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April 07, 1989 - Image 92

Resource type:
The Detroit Jewish News, 1989-04-07

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Friday, April 14
Saturday, April 15

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Belts $30-$60
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92 FRIDAY, APRIL 7, 1989

A New Ann Arbor Social Club
Brings Jewish Singles Together




The Outing Club recently met at an Ann Arbor restaurant.

his is a place where,

once you're out of
school, it's hard to
meet others," says Judy
Miller, 36, who has lived in
Ann arbor for several years.
"People who don't have a
university connection have no
connections," says New York
native Liz Harris, 32, who is
so removed from campus life
that it took her awhile to
know exactly where the
University of Michigan was
located. "It's difficult to meet
people,"agrees Steve
Eisenberg, 26, a journalist
who has his own theories for
why socializing is pro-
blematic. "It's a transient
town; its young people are
fast trackers; they work hard
and don't have time to
socialize," he explains.
Eisenberg could be describ-
ing himself. A native of
Valley Stream, L.I., he moved
to Ann Arbor nine months
ago and found himself, almost
without realizing it, on a kind
of treadmill. "You have to get
involved with certain ac-
tivities to meet people," he
says. "Otherwise you just go
to work, go home, watch TV
and go to the gym."
Two months ago, Eisenberg
decided that the time had
come for him to do more than
spend his nights working late
or working out on the
machines at Vic 'Danny. He
called up the Washtenaw
Jewish Community Center to

find out what kinds of ac-
tivities were available for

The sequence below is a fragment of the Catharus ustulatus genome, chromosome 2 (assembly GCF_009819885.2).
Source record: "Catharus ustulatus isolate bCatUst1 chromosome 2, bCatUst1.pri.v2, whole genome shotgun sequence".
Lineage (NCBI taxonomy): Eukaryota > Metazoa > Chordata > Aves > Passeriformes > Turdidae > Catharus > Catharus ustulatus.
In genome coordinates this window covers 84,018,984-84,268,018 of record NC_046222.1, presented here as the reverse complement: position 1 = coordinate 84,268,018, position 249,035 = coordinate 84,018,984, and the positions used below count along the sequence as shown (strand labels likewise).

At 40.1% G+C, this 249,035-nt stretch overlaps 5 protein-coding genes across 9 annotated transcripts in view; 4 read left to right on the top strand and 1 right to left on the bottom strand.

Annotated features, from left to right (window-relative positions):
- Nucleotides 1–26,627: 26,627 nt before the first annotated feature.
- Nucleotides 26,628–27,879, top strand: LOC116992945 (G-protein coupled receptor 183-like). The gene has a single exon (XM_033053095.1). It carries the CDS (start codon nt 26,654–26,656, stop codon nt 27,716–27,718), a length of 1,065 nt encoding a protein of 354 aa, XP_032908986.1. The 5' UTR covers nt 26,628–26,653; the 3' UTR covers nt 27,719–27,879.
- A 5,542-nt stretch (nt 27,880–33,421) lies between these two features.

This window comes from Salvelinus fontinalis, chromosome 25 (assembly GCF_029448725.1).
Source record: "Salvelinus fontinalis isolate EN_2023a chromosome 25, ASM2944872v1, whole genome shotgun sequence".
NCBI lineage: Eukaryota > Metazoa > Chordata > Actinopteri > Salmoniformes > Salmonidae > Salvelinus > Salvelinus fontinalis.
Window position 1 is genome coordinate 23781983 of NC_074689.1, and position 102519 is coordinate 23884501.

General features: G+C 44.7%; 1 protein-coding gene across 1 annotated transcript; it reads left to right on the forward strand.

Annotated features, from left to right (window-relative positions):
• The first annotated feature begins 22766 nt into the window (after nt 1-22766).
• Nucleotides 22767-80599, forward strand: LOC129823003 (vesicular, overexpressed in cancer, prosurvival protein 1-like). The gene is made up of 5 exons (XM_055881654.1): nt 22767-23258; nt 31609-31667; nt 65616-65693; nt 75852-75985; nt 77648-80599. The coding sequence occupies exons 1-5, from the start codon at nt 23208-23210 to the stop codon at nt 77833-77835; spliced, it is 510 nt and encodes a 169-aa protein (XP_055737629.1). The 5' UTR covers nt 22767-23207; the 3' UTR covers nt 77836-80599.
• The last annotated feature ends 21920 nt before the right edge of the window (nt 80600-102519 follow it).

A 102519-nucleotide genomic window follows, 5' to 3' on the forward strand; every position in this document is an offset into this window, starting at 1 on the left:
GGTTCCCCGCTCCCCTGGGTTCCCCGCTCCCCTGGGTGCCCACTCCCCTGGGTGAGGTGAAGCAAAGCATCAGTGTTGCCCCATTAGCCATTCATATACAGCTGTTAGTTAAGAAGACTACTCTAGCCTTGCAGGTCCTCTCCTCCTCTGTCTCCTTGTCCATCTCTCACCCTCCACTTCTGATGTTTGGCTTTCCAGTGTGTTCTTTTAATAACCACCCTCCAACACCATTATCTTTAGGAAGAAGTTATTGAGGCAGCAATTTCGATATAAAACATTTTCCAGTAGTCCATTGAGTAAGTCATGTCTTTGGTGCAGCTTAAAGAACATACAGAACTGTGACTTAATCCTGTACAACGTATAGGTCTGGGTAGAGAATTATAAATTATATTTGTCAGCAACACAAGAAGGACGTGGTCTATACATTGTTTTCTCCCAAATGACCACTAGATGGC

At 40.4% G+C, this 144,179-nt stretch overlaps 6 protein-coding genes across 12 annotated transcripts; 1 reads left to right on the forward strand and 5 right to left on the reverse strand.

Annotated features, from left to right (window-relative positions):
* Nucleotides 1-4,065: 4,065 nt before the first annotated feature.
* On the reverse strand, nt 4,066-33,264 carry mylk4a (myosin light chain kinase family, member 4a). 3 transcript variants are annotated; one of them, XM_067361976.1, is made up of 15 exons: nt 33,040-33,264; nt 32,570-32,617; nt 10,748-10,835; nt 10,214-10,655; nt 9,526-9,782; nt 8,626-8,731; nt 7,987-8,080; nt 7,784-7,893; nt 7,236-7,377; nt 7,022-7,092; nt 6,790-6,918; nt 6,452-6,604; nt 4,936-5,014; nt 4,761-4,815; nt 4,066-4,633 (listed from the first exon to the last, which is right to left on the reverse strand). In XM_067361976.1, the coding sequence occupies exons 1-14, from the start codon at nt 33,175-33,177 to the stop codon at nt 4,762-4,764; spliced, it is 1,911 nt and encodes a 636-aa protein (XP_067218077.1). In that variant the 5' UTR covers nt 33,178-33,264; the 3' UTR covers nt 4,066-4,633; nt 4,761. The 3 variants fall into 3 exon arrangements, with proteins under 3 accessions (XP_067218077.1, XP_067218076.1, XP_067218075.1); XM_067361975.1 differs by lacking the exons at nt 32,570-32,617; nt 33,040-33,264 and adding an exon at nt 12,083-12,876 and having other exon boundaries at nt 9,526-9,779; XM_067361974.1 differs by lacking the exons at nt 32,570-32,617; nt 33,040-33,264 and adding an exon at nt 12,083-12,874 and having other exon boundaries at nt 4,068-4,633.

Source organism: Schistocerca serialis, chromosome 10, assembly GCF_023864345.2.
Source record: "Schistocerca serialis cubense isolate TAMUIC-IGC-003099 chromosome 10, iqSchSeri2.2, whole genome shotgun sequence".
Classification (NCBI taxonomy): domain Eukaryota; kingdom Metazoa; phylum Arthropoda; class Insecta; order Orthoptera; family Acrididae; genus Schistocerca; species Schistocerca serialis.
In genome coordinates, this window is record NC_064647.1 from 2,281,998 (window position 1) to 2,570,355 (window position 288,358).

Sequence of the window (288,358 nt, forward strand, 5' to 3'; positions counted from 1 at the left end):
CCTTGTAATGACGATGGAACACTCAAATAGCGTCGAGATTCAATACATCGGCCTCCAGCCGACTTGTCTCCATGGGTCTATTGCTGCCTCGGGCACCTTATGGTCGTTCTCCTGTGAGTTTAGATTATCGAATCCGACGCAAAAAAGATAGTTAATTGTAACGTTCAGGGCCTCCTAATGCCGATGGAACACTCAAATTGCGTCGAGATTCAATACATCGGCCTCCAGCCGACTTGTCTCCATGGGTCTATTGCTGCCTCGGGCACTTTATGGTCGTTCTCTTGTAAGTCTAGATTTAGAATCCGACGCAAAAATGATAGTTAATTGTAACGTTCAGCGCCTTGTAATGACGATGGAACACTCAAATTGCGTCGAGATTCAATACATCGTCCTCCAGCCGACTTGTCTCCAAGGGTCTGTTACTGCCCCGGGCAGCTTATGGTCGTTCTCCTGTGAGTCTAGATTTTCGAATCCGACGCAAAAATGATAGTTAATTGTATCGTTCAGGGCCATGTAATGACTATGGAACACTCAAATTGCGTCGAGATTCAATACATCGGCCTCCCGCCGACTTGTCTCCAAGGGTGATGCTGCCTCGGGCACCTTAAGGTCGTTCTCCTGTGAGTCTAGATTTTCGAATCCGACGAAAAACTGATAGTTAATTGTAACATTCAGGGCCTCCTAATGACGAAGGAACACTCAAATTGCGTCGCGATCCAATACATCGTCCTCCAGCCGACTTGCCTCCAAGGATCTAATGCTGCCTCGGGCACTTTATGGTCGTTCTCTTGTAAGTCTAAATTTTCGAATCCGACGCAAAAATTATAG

singles like himself. Now he's
one of the newest members of
the Outing Club, a recently
established social club that's
slowly attracting young
singles in their 20s and 30s.
"It's a very fun group," says
Erica Gordon, Outing Club
coordinator. "We do dinners,
walks, canoe trips." In the
past month, members have
enjoyed a roller skating par-
ty, happy hour at Casey's, a
night at the theater, dinner at
Fuji Restaurant, volleyball
games and a Sunday brunch
at Seva followed by a nature
walk at Matthaei Botanical
When the weather gets bet-
ter, members will have a
horseback riding weekend at
Waterloo Recreation Area
and bike and camping trips.
Harris, who's a member of
the club's planning commit-
tee, says many of her ideas for
the group come from past ex-
perience. She was active in
Jewish singles programs in
Dallas and Washington, D.C.
The idea of a Sunday brunch,
for example, was great for
people with kids. For young
singles, having a late after-
noon/early evening get
together on a Sunday was
even better.

Eisenberg agrees. "Having
something to do on Sunday
night is the best part," he
says. He has participated in
an Outing Club pot-luck Sun-
day dinner, with volleyball
and scrabble games played

after dessert. "It was a great
social time, but I was sore
from the volleyball," he says.
The club's emphasis on
social activities distinguishes
it from other singles organiza-
tions. For many, it's a
refreshing change of pace.
"It's not a meat-market," says
Another member says, "The
emphasis is on the activity,
not on whether you look
Although the club primari-
ly attracts Jewish singles, it
is open to all. "You just show

The group plans a
wide range of
activities, and is
attracting Ann
Arborites in their
20s and 30s.

up," says Gordon. "All we re-
quest is a donation of $1 every
time you come." Although the
club is affiliated with the
Washtenaw JCC, it is not
necessary to be a JCC
member to enjoy Outing Club
activities. But, "if Jewish
singles are important to you
the Outing Club is the only
way to go," says Harris.
Because Ann Arbor's
Jewish population is spread
throughout the city, meeting
other Jews can be pro-
blematic. "When you're in a
big city with a greater densi-
ty of Jewish people you'll
meet Jews whatever you do,"
explains Miller. "When I liv-


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